10 tips for classic car detailing
Detailing your classic car is a labor of love. Here are 10 tips to take you beyond simply washing and waxing it:
1. Chrome trim - Avoid touching chrome trim with your hands if possible. The oils from your skin can cause smudges and can eventually deteriorate the chrome surface. Wipe off smudges and fingerprints with a soft cotton cloth.
2. Upholstery - Remove grease streaks or oil-based stains from upholstery with baby powder. Sprinkle it directly on the spot, allowing it to rest on the surface for about half an hour. Dust it off with a soft nylon brush then vacuum the area to remove the powdery residue.
3. Interior carpet - Spray compressed air over the carpet to flush out dirt from around the edges and in the corners. Use a sweeping motion above the carpet on the floorboards and in the trunk. Remove the loosened dirt with a wide attachment on a vacuum cleaner hose.
4. Dashboard - Cotton swabs are an effective way to clean dirt and debris from inside and in between the dashboard vents. They also work well around gauge seams and inside slots for heating and air control levers.
5. Wheels - To get all the dirt from crevices and voids, use a toothbrush to detail wheels. Nylon bristles work well on spokes and intricate patterns. Be sure to use the proper type of cleaning solution for the surface material.
6. Engine compartment - Hang a bright light overhead to make more areas of the engine compartment visible while you're detailing it. Don't be afraid to remove parts to thoroughly clean them.
7. Window glass and stickers - Remove old or faded stickers before washing the windows. Slowly peel them off with your fingers, starting with a raised corner under your fingernail. Dampen a cotton rag with rubbing alcohol and saturate the remaining parts of the stickers to soften them.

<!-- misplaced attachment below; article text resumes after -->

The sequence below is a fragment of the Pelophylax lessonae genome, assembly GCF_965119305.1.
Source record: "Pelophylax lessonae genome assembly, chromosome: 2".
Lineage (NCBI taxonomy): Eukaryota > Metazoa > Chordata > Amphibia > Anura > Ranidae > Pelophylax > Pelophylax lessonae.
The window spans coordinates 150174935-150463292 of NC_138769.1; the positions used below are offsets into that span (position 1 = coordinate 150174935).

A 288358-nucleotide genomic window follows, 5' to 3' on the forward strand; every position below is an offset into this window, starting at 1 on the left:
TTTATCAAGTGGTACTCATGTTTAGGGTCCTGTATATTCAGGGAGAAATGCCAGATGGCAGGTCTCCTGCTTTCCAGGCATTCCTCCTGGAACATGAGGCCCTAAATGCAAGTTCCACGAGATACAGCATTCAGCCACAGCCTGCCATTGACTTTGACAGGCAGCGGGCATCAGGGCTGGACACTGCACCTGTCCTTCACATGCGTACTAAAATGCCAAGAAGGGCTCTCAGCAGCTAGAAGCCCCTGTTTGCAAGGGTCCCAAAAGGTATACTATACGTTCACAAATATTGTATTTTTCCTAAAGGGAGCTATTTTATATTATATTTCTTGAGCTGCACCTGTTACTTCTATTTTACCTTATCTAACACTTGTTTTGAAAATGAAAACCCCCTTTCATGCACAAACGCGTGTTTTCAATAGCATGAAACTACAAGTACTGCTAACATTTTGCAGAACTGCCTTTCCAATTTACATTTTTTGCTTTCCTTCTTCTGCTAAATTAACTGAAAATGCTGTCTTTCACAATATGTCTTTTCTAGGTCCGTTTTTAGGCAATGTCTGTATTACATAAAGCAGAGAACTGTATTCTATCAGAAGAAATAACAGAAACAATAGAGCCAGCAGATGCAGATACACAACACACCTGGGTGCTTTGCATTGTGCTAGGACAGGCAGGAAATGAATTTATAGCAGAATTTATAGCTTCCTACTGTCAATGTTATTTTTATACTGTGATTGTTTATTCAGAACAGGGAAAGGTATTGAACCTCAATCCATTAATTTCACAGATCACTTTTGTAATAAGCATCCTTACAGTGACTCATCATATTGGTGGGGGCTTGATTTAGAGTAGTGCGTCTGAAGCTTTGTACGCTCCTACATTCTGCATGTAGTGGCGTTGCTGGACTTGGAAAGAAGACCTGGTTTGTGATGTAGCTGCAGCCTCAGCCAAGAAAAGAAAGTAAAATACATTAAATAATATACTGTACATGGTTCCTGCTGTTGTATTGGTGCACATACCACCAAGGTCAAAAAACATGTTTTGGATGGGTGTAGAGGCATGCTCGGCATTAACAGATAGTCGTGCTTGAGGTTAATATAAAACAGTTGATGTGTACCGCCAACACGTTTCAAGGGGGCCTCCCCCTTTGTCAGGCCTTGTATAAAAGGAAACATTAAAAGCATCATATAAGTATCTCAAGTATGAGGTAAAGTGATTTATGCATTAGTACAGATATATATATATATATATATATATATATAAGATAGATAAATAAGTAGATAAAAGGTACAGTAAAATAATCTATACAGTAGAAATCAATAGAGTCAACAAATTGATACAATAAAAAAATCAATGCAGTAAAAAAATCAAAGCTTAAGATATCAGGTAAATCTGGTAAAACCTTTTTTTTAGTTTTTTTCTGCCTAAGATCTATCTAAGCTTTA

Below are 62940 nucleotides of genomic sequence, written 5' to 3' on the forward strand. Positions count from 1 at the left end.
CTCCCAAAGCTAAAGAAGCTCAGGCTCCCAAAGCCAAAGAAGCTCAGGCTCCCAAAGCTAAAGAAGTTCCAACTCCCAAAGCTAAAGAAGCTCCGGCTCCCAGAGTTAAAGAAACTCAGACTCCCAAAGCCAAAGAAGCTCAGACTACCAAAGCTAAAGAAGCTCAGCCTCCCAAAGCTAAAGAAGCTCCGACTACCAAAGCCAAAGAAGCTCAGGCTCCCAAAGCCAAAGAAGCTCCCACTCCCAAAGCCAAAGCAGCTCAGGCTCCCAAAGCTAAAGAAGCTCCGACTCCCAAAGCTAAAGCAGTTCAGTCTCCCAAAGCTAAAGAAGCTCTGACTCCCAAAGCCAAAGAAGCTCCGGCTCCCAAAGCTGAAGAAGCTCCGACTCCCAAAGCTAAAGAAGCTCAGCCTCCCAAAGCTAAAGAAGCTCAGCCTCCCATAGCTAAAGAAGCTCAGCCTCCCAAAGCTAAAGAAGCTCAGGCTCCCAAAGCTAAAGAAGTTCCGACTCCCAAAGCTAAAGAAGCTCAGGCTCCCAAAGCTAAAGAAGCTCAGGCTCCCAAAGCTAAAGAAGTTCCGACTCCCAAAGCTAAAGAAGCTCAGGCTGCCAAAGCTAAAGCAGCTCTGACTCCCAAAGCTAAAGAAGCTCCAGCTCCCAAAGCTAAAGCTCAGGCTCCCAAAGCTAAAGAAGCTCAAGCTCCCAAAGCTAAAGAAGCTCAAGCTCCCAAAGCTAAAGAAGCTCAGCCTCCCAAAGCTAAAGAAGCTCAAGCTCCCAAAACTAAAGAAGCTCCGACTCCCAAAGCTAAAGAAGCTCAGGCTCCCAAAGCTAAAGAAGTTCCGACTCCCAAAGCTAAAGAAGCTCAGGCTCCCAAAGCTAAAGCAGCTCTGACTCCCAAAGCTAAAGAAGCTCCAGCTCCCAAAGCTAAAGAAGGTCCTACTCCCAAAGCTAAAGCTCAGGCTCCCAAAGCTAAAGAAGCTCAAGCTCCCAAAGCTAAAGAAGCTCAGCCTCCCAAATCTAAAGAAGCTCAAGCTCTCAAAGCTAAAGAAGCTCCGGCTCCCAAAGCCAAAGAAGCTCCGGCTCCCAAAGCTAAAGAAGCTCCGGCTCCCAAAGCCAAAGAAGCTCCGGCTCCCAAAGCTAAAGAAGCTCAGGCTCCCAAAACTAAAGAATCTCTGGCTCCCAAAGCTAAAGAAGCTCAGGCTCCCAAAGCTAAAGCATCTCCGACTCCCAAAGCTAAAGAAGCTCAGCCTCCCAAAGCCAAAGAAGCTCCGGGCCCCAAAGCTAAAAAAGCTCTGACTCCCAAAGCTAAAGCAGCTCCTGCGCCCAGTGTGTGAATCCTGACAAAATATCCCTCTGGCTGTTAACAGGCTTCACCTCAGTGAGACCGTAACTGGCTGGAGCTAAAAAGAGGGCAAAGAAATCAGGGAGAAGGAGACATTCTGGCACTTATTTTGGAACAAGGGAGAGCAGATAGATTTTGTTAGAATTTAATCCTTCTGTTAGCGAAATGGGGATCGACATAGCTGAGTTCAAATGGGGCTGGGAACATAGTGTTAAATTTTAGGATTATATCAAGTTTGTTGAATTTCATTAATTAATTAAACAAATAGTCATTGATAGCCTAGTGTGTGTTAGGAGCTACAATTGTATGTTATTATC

Quickly wipe up any liquid that runs down the glass before it reaches the bottom of the window. Use a sharp razor blade to remove any stubborn stickers by sliding it underneath, flat against the window. Douse the rag with alcohol again to remove any gummy residue.
8. Detailing rags - Use different rags to clean different elements of your vehicle. For example, don't use the same cloth to detail the tires that you use to clean the windows.
Most importantly, don't mix cleaning solutions on the same cloth without laundering it in between uses. Microfiber towels are helpful for cleaning surfaces without scratching them or leaving lint on the surface.
9. Under the hood and trunk - Don't forget to clean the undersides of the hood and the trunk lid when you're detailing your classic car for a show. Lay a sheet over the engine or across the trunk opening before you begin if these overhead areas haven't been cleaned in a long time.
10. Exterior surface imperfections - If there is a slight bubble in any surface, resist the temptation to press on it or flick it off with your thumbnail. It could be an imperfection in the surface that will quickly become a chip or a larger imperfection if it's removed.